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Arnold School of Public Health

Inspired by high school concussions, May graduate pursues career combining public health with sports medicine

May 3, 2019 | Erin Bluvas, 

New Jersey native Devon Cassidy was so determined to have new experiences during college that she fell in love with UofSC despite the rain that poured during her first campus visit. Her acceptance in to the Honors College offered the feeling of a small school within a large university, sealing the deal.

“I could also see through the many students that I spoke to that this university has such a rich campus life that you can immerse yourself in and would allow Carolina to become my home,” Cassidy adds.

She had her sights set on medical school well before her first day at Carolina. Cassidy’s interest in medicine stemmed from two concussions she experienced as a high school lacrosse player—injuries that resulted in vestibular and ocular motion brain damage.

Initially enrolled in another major, Cassidy switched to public health after one of her professors advised her to view her undergraduate degree as more than a “means to an end” and suggested she find a field she was as passionate about as medicine. Based on her volunteer experiences with the Free Medical Clinic of Columbia and working with refugee children through the Scholastic Soccer Program, Cassidy decided to switch her major to public health. During this process, she met instructor Charlotte Galloway, who would become Cassidy’s mentor.

“Dr. Galloway has been extremely influential in helping me not only to switch into public health, but throughout every step of the process of medical school applications, the Fulbright application and the many highs and lows that accompanied them,” she says. “Dr. Galloway has been an incredible mentor and has always encouraged me to set my goals high and have confidence in my ability to reach them.”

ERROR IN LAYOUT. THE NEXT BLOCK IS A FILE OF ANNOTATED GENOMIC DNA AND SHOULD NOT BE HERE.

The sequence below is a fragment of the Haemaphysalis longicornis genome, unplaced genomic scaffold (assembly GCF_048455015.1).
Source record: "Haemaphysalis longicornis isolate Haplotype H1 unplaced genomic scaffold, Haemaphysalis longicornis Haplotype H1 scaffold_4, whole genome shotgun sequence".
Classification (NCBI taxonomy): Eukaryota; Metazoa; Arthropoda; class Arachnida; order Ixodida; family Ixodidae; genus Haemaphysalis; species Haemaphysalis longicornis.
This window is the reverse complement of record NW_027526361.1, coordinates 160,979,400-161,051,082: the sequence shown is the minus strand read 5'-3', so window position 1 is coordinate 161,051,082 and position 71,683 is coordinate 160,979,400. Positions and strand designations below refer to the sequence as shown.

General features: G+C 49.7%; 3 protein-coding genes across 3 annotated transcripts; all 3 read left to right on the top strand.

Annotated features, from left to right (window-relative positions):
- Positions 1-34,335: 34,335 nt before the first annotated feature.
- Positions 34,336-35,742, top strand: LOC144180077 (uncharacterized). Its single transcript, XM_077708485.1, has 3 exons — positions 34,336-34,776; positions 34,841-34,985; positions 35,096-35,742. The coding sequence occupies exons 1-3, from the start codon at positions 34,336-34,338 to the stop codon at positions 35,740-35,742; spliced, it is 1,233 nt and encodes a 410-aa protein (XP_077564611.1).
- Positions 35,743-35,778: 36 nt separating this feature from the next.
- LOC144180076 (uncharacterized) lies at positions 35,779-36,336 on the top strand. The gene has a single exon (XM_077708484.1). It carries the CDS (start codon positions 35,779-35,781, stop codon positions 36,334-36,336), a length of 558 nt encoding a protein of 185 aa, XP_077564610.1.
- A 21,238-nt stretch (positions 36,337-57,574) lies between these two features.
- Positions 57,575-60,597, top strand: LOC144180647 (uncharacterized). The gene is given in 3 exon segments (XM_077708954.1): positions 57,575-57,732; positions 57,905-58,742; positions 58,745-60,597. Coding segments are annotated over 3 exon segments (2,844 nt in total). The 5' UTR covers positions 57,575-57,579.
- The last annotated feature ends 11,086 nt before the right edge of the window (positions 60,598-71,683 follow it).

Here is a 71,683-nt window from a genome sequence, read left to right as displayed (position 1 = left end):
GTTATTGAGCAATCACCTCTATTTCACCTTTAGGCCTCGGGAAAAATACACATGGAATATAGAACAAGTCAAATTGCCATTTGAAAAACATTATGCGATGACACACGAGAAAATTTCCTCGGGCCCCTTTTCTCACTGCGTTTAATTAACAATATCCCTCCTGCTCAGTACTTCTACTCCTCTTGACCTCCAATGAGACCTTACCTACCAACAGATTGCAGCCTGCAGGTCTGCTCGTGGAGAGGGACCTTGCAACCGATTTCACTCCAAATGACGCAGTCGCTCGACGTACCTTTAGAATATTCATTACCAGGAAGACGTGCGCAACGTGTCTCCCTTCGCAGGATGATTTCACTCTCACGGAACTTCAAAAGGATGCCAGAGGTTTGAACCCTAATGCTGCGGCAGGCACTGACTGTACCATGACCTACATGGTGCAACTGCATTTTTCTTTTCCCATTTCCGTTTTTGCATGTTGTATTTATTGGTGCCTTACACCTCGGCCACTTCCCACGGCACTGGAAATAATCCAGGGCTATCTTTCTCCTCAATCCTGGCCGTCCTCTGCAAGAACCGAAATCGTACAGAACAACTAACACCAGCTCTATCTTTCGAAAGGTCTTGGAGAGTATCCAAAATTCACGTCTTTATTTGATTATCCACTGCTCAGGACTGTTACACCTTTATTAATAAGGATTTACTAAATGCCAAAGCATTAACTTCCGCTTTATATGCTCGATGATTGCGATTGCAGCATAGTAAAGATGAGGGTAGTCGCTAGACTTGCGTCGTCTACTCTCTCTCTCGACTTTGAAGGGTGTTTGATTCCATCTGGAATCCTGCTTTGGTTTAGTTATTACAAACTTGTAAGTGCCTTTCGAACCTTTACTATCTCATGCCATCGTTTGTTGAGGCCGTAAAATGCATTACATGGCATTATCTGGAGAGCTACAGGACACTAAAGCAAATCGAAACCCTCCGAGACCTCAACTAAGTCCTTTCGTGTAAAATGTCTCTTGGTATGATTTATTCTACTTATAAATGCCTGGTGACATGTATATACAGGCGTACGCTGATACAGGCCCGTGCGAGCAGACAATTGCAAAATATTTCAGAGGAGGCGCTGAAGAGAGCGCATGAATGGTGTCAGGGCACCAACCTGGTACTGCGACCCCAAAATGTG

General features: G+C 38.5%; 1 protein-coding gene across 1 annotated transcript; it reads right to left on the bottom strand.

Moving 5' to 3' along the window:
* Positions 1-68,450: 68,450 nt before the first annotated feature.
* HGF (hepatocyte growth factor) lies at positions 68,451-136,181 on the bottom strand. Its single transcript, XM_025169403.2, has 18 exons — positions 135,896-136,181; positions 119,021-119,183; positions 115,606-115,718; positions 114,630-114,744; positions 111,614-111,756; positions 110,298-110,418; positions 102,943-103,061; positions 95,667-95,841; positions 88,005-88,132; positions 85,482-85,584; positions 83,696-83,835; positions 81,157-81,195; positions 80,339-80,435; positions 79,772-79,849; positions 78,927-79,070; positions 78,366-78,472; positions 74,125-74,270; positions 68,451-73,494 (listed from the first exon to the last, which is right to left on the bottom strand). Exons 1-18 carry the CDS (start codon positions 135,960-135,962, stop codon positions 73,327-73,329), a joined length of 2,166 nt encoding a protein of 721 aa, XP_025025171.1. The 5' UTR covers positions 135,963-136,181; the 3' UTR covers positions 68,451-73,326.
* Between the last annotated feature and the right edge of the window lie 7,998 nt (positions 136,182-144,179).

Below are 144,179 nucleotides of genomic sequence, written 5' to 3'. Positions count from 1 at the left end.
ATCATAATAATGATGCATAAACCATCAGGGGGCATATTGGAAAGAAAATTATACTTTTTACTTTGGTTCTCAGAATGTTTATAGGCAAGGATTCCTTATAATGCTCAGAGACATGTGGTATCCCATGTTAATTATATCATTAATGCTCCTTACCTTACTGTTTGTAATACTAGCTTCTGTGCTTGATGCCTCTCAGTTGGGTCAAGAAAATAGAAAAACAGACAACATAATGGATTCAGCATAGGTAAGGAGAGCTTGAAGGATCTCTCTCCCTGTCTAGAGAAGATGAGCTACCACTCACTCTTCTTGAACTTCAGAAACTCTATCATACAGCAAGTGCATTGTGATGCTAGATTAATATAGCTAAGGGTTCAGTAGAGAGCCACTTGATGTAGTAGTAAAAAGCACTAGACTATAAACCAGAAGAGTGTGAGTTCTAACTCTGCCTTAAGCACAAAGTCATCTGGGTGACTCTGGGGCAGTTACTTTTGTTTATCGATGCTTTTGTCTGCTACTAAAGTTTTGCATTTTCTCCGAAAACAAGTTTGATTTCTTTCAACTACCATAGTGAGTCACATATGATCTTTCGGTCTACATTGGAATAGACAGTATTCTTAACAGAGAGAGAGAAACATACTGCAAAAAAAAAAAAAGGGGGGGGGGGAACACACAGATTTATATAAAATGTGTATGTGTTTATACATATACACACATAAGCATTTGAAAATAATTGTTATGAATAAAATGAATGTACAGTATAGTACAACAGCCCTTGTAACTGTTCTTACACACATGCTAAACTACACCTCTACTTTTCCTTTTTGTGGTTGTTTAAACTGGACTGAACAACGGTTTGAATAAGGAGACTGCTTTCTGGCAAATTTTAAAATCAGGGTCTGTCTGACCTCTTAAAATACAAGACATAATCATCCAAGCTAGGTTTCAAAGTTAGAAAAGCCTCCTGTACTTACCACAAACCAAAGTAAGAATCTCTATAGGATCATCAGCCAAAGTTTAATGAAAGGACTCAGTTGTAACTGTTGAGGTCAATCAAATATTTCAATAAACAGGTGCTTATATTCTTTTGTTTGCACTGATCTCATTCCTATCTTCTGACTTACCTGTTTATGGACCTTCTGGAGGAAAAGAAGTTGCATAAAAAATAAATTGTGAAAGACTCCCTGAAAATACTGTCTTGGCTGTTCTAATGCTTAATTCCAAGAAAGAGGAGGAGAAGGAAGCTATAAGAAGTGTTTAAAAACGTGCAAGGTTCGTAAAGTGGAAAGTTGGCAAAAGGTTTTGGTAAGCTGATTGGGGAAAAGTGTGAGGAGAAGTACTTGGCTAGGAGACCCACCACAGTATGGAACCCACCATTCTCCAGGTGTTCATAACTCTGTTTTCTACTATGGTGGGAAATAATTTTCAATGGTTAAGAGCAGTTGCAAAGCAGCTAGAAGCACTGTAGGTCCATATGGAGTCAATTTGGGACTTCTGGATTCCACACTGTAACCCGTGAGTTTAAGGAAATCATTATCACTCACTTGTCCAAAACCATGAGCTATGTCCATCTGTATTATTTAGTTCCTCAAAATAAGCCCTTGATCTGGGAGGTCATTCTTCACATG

In one of her first public health courses, Cassidy found another role model in health promotion, education, and behavior instructor April Winningham. “Dr. Winningham is so passionate about her work, as well as her students,” Cassidy says. “Dr. Winningham has been very supportive, and even when she has hundreds of students she always takes the time to meet on a one-on-one basis and show how much she cares about each individual.”

Outside the Arnold School, Cassidy conducted research on axonal regeneration after spinal cord injury in the lab of biological sciences professor and chair Jeff Twiss. She’s also been a Magellan Scholar and Ambassador, the recipient of a UofSC Honors College Science Undergraduate Research Fellowship Grant, and the volunteer coordinator for Carolina Health Outreach, while holding various service roles for the Omega Phi Alpha National Service Sorority and Alpha Delta Pi.

Off campus, Cassidy educated church congregations around the state about the signs of heart attack and stroke through Palmetto Health Stroke Center’s Holy Strokes Program and advocated for better hospital policies at the State House while shadowing administrators at the South Carolina Hospital Association. She also spent two summers researching amyotrophic lateral sclerosis (a condition from which her grandfather died and that is also known as Lou Gehrig’s disease) at St. Jude Children’s Research Hospital, where she won the St. Jude Children’s Research Hospital Pediatric Oncology Education Program Best Paper Award and co-authored an article that will be published in Molecular Cell this month.  

This fall, Cassidy will join the University of Michigan School of Medicine where she plans to focus on orthopedics and sports medicine. The United Kingdom Fulbright semifinalist plans to earn a master’s in public health during her third year. She hopes to use public health to make greater impacts at the population level through health policy in sports while also improving the health of individuals as a practicing physician.  

“Public health is such a wide field, and there are so many opportunities within it that you want to take advantage of that,” Cassidy states, urging current and future students to remain open-minded about any degree program. “Always be sure what you are studying is what you truly enjoy and want to pursue and it is not solely a path to a job or graduate school, because there may be another major or program that you will love and could even change your life goals.”

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